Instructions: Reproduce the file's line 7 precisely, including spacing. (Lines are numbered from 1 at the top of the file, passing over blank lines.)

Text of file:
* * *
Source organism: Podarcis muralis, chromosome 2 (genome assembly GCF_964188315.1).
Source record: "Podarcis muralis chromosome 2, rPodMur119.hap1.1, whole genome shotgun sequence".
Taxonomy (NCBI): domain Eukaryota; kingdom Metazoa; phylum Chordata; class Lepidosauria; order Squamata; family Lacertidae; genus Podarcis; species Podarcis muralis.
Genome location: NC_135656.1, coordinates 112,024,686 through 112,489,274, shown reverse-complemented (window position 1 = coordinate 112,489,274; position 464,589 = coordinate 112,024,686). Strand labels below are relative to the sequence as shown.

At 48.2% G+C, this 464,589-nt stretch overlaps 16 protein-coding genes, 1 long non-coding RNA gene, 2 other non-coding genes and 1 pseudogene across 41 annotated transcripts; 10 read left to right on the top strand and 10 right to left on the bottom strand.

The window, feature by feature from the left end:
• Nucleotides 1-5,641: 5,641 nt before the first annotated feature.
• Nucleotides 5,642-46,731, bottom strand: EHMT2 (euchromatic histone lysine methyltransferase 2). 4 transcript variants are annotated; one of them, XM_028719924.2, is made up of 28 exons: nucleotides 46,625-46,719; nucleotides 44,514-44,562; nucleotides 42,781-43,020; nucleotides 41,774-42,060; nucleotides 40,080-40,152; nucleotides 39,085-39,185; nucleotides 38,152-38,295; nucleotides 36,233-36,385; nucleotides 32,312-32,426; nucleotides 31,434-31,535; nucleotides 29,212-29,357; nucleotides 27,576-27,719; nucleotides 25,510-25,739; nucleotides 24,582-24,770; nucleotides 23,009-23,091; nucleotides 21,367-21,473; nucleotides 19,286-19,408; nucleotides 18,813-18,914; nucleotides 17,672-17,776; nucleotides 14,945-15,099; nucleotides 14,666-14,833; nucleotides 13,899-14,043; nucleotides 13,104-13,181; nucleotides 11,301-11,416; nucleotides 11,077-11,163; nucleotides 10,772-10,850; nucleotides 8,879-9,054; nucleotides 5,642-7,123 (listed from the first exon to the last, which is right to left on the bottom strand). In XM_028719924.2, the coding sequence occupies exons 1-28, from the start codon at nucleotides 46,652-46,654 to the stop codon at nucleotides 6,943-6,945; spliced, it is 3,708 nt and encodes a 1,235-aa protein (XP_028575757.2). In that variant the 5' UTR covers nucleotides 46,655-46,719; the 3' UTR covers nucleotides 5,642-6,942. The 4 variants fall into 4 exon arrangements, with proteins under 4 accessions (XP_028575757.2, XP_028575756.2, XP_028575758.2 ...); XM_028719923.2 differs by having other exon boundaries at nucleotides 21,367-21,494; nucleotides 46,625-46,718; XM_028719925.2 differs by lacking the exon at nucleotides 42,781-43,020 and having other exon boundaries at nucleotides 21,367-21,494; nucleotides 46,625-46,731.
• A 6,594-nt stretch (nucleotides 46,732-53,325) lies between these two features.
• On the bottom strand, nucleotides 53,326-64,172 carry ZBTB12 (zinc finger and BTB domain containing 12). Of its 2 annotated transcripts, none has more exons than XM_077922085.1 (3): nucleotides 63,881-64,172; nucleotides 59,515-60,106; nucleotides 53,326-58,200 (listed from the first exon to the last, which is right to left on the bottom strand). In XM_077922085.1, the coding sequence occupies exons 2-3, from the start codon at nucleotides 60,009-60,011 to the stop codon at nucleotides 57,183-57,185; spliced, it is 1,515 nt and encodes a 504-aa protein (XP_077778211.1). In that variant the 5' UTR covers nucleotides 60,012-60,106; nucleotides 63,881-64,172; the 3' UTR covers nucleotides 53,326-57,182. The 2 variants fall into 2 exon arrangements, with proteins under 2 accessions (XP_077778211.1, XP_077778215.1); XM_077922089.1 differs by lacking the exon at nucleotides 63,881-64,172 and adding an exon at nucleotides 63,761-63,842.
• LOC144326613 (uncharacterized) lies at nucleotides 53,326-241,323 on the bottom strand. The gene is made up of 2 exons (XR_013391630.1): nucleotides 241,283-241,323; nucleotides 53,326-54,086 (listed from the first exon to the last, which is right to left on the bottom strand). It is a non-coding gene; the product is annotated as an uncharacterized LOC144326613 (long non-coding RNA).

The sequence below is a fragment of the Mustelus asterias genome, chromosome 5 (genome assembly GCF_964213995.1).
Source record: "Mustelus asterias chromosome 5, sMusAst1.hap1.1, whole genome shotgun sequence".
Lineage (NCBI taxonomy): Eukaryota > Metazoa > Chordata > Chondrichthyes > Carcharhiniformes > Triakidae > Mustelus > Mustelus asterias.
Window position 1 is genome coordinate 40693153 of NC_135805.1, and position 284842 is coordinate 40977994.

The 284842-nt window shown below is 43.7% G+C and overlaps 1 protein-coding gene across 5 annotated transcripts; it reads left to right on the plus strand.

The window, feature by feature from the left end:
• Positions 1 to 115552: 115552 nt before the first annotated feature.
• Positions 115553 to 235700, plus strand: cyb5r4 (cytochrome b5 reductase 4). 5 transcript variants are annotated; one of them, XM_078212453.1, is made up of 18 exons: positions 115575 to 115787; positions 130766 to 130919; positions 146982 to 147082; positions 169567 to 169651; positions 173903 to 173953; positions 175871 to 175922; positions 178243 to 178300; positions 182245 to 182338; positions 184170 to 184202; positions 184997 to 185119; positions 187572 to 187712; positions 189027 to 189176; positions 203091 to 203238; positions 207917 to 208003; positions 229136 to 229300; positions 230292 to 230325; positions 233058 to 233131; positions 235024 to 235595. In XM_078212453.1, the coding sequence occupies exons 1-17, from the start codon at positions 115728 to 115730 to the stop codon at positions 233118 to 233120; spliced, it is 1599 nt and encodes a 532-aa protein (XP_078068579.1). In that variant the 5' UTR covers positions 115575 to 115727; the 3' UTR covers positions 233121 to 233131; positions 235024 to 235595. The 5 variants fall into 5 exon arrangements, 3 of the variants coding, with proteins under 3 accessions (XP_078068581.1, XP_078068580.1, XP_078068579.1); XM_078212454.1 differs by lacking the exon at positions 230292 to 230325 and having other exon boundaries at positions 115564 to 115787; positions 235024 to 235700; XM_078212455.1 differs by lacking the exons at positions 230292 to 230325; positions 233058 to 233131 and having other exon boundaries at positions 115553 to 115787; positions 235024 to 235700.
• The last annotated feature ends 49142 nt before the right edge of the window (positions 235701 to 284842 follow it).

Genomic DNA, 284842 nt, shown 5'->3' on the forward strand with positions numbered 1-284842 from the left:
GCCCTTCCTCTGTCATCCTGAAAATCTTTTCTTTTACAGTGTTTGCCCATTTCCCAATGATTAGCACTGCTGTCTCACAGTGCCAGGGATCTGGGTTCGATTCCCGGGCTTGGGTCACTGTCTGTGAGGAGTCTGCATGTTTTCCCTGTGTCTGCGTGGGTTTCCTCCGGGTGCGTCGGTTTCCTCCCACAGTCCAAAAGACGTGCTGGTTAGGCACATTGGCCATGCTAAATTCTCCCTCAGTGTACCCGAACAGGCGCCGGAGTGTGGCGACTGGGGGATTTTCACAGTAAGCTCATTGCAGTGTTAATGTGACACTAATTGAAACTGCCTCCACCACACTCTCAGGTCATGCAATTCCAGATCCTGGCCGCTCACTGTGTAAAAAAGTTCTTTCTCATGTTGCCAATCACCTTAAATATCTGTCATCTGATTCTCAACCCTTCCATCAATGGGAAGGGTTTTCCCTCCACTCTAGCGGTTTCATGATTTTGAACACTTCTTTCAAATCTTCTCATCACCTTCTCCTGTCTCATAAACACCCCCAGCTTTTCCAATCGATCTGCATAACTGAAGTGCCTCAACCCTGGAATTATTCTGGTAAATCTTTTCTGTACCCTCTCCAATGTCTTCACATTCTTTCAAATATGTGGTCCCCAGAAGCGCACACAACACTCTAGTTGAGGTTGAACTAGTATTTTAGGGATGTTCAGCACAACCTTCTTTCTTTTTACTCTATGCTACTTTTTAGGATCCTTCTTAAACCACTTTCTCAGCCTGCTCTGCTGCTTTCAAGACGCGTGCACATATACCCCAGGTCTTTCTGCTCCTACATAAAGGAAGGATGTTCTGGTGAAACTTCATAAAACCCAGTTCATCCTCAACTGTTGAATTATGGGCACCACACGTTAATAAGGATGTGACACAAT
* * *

• Nucleotides 1-5,641: 5,641 nt before the first annotated feature.